Tinker, Tailor, Soldier, Spy – John Le Carré

TinkerTinker, Tailor, Soldier, Spy wasn’t one of the most commonly listed ‘books to read before you die’ but I added it to The List because I thought it sounded like one that I’d enjoy. I’m a big fan of thrillers, crime fiction and spy films so this is right up my alley in terms of genre, and it didn’t disappoint.

Tinker, Tailor, Soldier, Spy is technically the fifth in the series of le Carré novels that feature George Smiley as the lead character, a brilliant and fairly unassuming intelligence officer in the British Secret Service during the 1970s. This novel, however, makes up the first of a trilogy contained within these “Smiley novels” as they are called, and is probably the most well-known and popular of le Carré’s books.

The plot is complex, as any Cold War spy story might be expected to be, and centres around Smiley’s efforts to discover a Russian mole at the very top of the British Secret Service (called The Circus). High level operations have been compromised by information passed by the mole to Russian intelligence, and Smiley has the task of identifying which, out of four senior officers – Bill Haydon, Percy Alleline, Toby Esterhause and Roy Bland – is the culprit. We follow Smiley from discovery of the initial information that leads him to embark on this enquiry, through his covert investigation of past operations, conversations and meetings to the trap set to catch the traitor once and for all.

We are fully submerged in the world of the 1970s secret service, complete with all the appropriate jargon and enhanced by great story telling. Le Carré does a fantastic job of creating this world, using his experience in MI5 & MI6 to authenticate his writing. The plot moves swiftly, but with a huge amount of depth to the narrative. There is a lot of story-telling from various characters revisiting their past experiences, so it can sometimes be confusing which time period or cast of players you are interacting with at any one time. You have to pay attention but as long as you give it the dedication that it deserves, the reward is great indeed.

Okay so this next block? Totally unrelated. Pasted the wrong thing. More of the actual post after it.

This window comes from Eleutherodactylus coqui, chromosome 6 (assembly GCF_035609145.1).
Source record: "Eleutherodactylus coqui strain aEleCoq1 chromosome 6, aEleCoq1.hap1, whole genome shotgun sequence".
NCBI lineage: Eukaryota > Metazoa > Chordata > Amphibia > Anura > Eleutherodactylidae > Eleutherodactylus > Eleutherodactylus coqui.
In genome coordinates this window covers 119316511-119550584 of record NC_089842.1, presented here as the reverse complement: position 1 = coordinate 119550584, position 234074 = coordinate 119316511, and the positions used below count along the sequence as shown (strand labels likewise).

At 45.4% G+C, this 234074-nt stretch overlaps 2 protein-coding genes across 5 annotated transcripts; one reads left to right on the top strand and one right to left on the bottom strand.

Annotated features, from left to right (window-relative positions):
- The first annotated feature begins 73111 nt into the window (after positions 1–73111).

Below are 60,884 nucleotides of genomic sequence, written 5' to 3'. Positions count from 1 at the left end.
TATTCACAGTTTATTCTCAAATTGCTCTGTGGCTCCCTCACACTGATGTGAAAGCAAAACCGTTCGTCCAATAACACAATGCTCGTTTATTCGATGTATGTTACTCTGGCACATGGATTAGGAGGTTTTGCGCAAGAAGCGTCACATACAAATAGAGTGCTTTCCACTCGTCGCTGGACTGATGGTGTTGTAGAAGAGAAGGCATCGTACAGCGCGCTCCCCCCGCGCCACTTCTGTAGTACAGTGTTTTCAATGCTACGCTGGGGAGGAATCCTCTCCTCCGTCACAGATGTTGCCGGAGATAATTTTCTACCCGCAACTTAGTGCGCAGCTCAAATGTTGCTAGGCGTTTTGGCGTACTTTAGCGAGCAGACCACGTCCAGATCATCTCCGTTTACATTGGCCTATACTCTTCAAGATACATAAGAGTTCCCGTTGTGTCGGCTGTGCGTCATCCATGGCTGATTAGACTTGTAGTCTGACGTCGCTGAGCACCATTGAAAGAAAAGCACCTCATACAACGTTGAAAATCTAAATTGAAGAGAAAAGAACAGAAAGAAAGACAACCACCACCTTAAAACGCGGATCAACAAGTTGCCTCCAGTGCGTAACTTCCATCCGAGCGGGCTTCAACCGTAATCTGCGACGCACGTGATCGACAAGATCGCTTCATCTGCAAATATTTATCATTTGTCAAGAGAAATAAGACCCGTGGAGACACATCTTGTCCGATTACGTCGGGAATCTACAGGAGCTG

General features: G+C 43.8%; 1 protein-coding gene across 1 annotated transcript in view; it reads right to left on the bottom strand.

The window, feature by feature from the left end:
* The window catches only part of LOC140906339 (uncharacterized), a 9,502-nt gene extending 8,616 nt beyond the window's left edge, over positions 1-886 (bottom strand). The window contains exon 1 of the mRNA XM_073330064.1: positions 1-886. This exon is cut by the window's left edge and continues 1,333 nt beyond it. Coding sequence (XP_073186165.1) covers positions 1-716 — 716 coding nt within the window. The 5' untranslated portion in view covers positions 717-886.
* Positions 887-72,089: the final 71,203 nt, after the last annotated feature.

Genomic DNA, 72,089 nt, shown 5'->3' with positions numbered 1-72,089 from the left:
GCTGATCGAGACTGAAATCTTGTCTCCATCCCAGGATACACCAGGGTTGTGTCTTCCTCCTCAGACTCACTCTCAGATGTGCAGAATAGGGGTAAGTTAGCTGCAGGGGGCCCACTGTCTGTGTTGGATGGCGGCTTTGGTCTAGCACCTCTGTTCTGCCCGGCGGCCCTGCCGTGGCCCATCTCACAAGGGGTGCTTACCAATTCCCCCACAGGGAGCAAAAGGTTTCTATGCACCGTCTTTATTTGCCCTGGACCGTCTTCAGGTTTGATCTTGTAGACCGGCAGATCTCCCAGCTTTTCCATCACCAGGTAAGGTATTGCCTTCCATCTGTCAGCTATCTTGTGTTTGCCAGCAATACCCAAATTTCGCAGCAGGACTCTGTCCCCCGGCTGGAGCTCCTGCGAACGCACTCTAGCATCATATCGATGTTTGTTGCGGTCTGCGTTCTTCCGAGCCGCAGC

I just loved the thrill of the discovery – as already mentioned, investigative / crime stories are some of my favourite books for this very reason. Tinker, Tailor, Soldier, Spy was even better because it evoked this incredible nostalgia for a time gone by (despite me never having lived in that era). I’m a big history fan and love anything that is set ‘back in time’ so that just added another level to the book for me: the references to old school tradecraft, microfilm and dead drops made me feel like I was discovering another world and it was fascinating. Equally, dealing with the world of espionage vs. the more common backdrop of police and detectives just elevated the whole book into a much more exciting experience.

For me, this book was great. It’s inspired me to read a lot more Le Carré (I can vouch for both The Spy Who Came In From The Cold and A Legacy of Spies at this stage as being equally enjoyable). Definitely would read again.

 

Star Rating: ♥♥♥♥


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